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Study Shows the Continued Struggle to Stay Competitive and Relevant in the Changing Economy

As they grow less confident in the economy, top real estate executives at firms of all sizes find themselves united by a key concern for 2017: Agent recruitment and retention.

In the latest Imprev Thought Leader survey, 85 percent of participants agree that recruiting more agents is their most critical business challenge. The challenge continues when it comes to reaching younger agents; over 52 percent ranked “attracting younger agents” among their top concerns.

A broker/owner of a major franchise office in Minnesota gives depth to his recruiting worries: “Recruiting is and always has been our biggest challenge. While we continue to grow, it’s never at the pace we want it to be. While recruiting younger, less-experienced agents has improved for us this year, we’ve noticed increased difficulty in recruiting the top talent.”

Many boutique firms are also worried about the competition for talent. In Southern California, a leader of a smaller brokerage laments that her top recruiting challenge is “being able to offer agents alternative motivation to stay or join our firm. We are a family-run boutique business and cannot compete with the money of the heavily-backed firms.”

Agent productivity is also top of mind for the top real estate executives and broker/owners surveyed. Forty-four percent of participants rank “getting agents to use broker-provided technology” as their next critical business concern—beating out lead generation (34 percent) and lead follow-up (36 percent). A broker/owner in California struggles to get “user adoption of tools that will help agents communicate with their clients,” while a Dallas-area broker/owner says, “We feel confident in our technology we have in place; we need to continue to teach and train for this technology.”

When it comes to technology, leaders face a myriad of challenges. More than half of survey respondents rank “getting our systems to work together” as their most critical technology challenge for 2017. It’s a struggle to have “technology that is cohesive,” says a broker/owner at a top Southwestern Florida brokerage. Better technology integration isn’t their only worry. Leaders said having “systems for more effectively competing against the RE portals for generating leads” (44 percent) and “increasing mobile capabilities for agents” (36 percent) are their next pressing concerns. A Houston, Texas broker running a major franchise office shares his goal of seeing “seamless integration of the transaction, from agent to corporate to closing, and simplified use of mobile devices to enter all data across the company,” while the leader of smaller Florida brokerage notes her battle is to “stay on top of technology to compete with bigger brokers.”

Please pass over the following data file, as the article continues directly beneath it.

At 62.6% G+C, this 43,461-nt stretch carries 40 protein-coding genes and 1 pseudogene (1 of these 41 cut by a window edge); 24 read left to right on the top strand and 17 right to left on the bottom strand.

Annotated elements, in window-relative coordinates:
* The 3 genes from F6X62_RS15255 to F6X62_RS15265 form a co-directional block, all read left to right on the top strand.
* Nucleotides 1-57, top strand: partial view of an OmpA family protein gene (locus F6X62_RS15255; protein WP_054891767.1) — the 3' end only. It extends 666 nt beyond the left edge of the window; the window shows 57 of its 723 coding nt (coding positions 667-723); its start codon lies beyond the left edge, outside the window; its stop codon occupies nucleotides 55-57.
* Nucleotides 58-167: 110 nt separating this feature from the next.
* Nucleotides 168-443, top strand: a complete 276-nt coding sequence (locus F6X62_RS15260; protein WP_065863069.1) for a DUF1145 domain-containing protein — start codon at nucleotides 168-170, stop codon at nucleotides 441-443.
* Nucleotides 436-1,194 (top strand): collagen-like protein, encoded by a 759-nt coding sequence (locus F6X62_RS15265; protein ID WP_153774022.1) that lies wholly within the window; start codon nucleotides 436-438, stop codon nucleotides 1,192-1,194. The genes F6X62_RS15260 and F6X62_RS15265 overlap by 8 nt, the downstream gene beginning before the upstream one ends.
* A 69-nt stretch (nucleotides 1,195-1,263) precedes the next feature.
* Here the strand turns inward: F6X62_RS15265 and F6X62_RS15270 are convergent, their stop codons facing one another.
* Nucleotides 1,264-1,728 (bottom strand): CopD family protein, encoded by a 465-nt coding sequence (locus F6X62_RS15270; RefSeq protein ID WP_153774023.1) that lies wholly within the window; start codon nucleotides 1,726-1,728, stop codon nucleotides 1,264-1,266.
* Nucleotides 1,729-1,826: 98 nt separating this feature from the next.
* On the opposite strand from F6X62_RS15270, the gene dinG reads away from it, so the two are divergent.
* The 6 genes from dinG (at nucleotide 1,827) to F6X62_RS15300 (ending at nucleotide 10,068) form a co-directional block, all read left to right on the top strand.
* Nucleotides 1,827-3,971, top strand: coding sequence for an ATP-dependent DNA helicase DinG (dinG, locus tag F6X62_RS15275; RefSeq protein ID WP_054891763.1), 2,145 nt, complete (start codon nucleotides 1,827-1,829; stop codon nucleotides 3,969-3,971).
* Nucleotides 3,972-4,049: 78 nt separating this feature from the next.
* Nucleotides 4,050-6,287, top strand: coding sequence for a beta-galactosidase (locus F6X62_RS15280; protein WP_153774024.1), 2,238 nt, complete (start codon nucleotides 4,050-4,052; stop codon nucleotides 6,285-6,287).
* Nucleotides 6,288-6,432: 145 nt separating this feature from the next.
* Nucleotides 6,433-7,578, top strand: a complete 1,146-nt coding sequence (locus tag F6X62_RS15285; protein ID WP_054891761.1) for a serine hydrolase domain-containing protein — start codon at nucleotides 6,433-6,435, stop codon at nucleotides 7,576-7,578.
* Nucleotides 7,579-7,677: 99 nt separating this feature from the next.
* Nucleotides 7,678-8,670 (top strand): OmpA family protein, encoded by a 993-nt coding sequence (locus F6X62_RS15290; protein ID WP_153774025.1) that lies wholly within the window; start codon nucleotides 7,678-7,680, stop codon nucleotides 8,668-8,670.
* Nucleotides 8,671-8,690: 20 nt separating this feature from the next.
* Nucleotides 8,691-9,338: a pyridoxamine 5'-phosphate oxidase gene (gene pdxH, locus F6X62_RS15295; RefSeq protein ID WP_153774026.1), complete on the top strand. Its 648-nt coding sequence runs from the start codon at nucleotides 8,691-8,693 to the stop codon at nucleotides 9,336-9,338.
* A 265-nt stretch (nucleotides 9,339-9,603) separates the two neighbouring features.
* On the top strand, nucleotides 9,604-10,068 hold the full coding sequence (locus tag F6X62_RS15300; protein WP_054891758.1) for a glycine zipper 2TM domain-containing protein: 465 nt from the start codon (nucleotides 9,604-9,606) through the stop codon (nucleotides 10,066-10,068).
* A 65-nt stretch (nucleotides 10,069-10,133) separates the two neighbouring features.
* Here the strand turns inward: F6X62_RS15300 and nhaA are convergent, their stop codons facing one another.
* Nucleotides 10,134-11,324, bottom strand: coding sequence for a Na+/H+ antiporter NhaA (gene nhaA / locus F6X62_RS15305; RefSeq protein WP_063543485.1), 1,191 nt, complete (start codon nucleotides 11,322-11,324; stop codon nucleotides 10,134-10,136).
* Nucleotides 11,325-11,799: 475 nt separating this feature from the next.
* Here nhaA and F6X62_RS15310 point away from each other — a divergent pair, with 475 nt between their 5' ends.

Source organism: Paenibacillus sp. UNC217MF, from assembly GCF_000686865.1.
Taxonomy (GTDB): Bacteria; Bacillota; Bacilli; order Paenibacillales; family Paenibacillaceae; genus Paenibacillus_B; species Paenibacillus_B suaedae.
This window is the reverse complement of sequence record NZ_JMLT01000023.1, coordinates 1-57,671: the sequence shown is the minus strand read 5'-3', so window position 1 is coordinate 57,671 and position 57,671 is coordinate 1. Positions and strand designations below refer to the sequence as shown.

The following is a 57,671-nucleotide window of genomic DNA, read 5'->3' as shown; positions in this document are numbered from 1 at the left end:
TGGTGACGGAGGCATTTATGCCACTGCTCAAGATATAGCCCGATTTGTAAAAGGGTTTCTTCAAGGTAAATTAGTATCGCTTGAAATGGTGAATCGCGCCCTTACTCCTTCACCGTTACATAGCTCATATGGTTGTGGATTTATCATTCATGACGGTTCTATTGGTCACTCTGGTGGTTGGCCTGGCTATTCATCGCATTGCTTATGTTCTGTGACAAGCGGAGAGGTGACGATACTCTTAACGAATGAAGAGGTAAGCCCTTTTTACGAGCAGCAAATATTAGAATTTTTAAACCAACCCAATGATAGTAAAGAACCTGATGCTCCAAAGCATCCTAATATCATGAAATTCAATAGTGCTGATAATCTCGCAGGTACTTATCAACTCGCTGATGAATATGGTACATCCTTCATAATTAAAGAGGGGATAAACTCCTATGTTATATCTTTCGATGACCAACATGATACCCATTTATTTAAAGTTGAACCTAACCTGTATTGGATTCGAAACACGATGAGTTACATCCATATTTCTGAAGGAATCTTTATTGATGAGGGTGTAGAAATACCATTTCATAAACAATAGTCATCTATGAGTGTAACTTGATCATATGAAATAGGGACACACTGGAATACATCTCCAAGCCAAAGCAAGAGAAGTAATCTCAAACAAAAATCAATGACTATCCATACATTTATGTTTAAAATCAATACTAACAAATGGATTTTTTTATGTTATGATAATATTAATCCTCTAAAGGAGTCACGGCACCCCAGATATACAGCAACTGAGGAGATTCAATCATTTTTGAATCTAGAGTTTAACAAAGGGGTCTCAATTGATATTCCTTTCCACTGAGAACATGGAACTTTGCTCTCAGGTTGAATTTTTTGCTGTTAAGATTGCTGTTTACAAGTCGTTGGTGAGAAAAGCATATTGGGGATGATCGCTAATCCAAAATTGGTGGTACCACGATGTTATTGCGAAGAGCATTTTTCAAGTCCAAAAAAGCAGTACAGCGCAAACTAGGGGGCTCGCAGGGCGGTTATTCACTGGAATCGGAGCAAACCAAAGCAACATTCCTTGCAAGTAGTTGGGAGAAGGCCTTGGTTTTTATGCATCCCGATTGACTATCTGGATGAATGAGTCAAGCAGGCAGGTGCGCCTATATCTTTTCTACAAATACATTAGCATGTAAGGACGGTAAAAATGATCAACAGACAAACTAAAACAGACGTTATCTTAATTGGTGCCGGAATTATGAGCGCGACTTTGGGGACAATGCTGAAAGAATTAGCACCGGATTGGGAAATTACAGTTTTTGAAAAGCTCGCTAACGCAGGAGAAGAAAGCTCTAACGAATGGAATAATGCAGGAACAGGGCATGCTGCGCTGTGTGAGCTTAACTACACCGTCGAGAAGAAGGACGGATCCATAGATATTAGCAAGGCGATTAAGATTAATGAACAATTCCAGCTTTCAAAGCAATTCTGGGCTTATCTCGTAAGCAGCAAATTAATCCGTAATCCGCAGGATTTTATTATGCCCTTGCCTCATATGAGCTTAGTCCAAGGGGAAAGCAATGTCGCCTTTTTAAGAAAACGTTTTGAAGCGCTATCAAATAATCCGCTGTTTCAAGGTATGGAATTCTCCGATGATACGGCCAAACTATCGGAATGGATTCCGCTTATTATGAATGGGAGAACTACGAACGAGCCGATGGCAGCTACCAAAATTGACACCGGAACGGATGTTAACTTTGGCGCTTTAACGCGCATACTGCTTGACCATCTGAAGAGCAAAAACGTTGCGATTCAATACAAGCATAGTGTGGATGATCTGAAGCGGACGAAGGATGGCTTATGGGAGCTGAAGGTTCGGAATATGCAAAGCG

“Real estate leaders clearly believe that the technology they provide to their agents is widely underused,” says Renwick Congdon, chief executive officer of Imprev. “So how does the industry begin to improve agent adoption? By reducing complexity. Systems need to seamlessly fit into the agent’s business and process. Integrated and connected platforms—rather than ‘apps’ and standalone solutions—are imperative to successfully compete with the portals.”

Beautifully summing up the struggle to stay relevant in an ever-growing competitive landscape, a broker/owner of a large franchise office in Nevada says her top concern is “ensuring we remain relevant to our agents and that we are leading them toward the future, rather than having the future ‘happen’ and we weren’t prepared.”

The annual Imprev Thought Leader Real Estate Confidence study, one of the most comprehensive in real estate, was created in 2012 by Imprev to provide insight on key business challenges top executives and broker/owners face, encouraging an exchange of ideas and solutions among industry thought leaders.

This latest study was conducted from October 18 to November 1, 2016, polling nearly 240 real estate leaders who represent brokerages responsible for more than half of all U.S. residential real estate transactions last year. Twenty-six percent represent firms with 100 agents or fewer; 42 percent represent firms with 101 to 500 agents; 17 percent represent firms with 501 to 1,000 agents; and 15 percent of the respondents represented firms with more than 1,000 agents.

Survey demographics show 31 percent of participants are female and 69 percent are male. More than one-third are 61 years old or older, 32 percent are ages 51 to 60, 23 percent are ages 41 to 50, 8 percent are ages 31 to 40, and 1 percent are under the age of 30.

You can view the first round of findings from this latest study here.

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